Nobody is a producer from Los Angeles that has been making music for almost two decades. Over the course of his career, he’s released some absolutely classic albums, including one of my all-time personal favorites, Pacific Drift. Throughout the course of his career, he’s created his own path by blending all sorts of music and influences into his own gorgeous soundscape. His last project came out three years ago, when he dropped his EP, Prodigal Son. Now he comes back with a full length album, All Too Familiar.

For this album, Nobody decided to back to his college radio roots, and rediscover groups such as Can, Tortoise, and Radiohead, alongside his foundation in hip hop, such as the goodness that Mo Wax was putting out in the mid ‘90s. The result is an album where Nobody decided to pick up the guitar and put down his sampler. That doesn’t mean that this is a straight up rock album, though. Far from it. Nobody has always brought in elements of psychedelic, indie, and post rock intro his hip hop, so it’s really not too far of a stretch for him to make a guitar album. And by guitar album, that doesn’t mean that there is endless noodling or anything like that. This is really an album about texture, atmosphere, and overall emotional content, which is something that Nobody has always played with. He also hasn’t completely abandoned his hip hop background, either. He might not be using the traditional sampler method of hip hop production, but he still thinks that way a lot when writing an album on live instruments, which means that the beats, chord changes, and hooks all feel very familiar to someone who listens to a lot of instrumental hip hop. Ultimately, though, what really comes through is just the beauty and tenderness and thoughtfulness of Nobody’s music. There are all sorts of intellectual reasons about composition that make Nobody’s music interesting, but it’s his ability to connect to listeners on this deep emotional level and allow for these big moments of introspection that make it such a powerful listening experience. He does that once again on All Too Familiar, creating song after song that make you want to stop what you’re doing and just get lost inside every note of this album.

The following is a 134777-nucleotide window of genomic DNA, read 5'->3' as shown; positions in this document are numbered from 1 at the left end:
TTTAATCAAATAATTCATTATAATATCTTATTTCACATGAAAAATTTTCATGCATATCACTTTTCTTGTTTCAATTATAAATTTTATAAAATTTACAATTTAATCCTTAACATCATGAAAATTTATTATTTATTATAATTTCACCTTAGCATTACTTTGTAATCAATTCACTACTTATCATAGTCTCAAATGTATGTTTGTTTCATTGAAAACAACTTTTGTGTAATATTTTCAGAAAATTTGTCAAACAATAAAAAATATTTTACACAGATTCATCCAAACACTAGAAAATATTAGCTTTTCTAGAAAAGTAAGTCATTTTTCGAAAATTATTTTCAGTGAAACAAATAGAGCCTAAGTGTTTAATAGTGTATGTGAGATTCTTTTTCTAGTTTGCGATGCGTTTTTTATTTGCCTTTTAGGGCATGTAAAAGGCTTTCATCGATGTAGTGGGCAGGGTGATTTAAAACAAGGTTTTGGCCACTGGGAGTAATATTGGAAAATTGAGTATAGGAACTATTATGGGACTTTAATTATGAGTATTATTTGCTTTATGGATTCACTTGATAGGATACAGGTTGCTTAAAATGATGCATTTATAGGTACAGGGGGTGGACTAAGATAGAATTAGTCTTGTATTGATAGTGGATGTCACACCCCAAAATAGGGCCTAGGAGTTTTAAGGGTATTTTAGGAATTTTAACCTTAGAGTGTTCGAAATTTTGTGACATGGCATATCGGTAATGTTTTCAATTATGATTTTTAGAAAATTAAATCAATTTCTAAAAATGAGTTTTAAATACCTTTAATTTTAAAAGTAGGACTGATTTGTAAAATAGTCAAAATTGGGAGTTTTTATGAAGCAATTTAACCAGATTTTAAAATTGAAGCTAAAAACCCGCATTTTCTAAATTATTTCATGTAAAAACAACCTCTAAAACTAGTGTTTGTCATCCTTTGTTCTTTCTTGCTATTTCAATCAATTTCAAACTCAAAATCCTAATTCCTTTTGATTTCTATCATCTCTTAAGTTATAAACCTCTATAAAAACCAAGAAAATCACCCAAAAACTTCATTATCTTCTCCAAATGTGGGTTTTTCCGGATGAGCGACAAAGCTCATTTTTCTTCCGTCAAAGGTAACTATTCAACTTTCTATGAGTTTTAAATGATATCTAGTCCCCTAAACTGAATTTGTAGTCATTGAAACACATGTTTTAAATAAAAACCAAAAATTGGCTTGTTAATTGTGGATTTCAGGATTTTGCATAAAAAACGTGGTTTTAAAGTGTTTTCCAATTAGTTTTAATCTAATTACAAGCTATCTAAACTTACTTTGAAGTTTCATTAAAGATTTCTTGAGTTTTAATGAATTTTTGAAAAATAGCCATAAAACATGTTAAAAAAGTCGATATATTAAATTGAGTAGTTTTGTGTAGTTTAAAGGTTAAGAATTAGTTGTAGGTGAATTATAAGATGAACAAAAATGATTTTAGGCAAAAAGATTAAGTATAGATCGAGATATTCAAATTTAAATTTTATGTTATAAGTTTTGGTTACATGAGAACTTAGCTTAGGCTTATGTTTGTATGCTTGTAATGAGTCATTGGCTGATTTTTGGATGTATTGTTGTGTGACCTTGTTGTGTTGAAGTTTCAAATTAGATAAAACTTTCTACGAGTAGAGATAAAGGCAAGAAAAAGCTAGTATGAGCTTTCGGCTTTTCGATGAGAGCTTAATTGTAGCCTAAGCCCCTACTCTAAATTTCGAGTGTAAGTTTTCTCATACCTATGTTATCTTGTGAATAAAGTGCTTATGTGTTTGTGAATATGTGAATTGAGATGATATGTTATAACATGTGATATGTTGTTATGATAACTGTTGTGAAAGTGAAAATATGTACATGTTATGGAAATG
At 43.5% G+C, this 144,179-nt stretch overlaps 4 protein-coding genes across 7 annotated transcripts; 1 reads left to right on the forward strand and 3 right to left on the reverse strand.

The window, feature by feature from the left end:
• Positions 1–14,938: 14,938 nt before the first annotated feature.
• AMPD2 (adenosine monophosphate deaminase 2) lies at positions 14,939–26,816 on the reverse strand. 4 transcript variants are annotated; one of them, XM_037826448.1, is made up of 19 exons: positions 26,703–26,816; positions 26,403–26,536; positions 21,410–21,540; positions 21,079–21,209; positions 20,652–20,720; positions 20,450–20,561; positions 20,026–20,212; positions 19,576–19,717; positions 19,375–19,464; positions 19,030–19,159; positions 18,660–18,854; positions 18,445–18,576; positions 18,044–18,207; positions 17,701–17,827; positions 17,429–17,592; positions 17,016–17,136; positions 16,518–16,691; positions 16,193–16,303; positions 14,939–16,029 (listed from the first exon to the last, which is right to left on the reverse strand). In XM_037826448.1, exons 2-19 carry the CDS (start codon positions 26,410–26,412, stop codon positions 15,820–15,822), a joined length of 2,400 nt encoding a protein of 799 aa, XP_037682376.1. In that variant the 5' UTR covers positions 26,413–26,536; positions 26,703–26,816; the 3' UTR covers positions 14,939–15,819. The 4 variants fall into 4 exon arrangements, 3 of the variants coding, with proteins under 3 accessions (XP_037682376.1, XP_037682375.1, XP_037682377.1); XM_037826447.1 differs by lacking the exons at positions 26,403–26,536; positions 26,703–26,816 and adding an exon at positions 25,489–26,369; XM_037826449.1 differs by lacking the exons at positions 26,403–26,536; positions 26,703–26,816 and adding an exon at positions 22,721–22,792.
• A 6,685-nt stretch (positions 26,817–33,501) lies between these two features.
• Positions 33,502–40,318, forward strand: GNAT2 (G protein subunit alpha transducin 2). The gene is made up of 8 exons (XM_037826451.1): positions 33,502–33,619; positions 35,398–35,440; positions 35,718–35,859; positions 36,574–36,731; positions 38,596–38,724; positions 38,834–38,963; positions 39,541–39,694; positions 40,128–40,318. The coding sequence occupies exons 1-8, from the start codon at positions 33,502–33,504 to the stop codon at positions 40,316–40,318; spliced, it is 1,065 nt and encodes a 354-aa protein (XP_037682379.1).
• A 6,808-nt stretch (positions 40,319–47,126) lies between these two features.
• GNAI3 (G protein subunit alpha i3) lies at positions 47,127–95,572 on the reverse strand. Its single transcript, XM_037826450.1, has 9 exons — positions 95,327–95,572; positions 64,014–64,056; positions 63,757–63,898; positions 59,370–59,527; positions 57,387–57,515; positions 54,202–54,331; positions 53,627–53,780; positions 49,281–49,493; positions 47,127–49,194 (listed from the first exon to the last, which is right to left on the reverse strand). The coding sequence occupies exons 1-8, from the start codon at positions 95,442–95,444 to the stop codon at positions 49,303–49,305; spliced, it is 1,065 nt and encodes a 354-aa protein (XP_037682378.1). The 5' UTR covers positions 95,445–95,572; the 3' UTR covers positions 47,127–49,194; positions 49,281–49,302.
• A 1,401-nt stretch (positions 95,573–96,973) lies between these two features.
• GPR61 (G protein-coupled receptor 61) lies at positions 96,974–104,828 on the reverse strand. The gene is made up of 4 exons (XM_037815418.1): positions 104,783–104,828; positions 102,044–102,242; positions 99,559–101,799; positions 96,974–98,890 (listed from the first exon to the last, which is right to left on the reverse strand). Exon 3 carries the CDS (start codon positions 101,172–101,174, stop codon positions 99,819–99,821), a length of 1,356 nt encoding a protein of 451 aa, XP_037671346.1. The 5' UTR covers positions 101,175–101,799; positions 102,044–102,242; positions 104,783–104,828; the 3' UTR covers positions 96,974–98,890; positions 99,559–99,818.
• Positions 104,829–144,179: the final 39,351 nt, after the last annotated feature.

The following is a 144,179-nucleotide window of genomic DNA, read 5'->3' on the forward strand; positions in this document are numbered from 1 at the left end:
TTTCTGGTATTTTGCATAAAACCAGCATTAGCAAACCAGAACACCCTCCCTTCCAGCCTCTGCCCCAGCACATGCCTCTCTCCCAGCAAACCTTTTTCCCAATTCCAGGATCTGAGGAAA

Nobody is one of the truly special artists of the last twenty years, and he proves why once again with All Too Familiar. He changes his approach to songwriting which gives the music a little bit of a different angle to what he’s doing, but he doesn’t lose the core of what makes his music so special in the first place.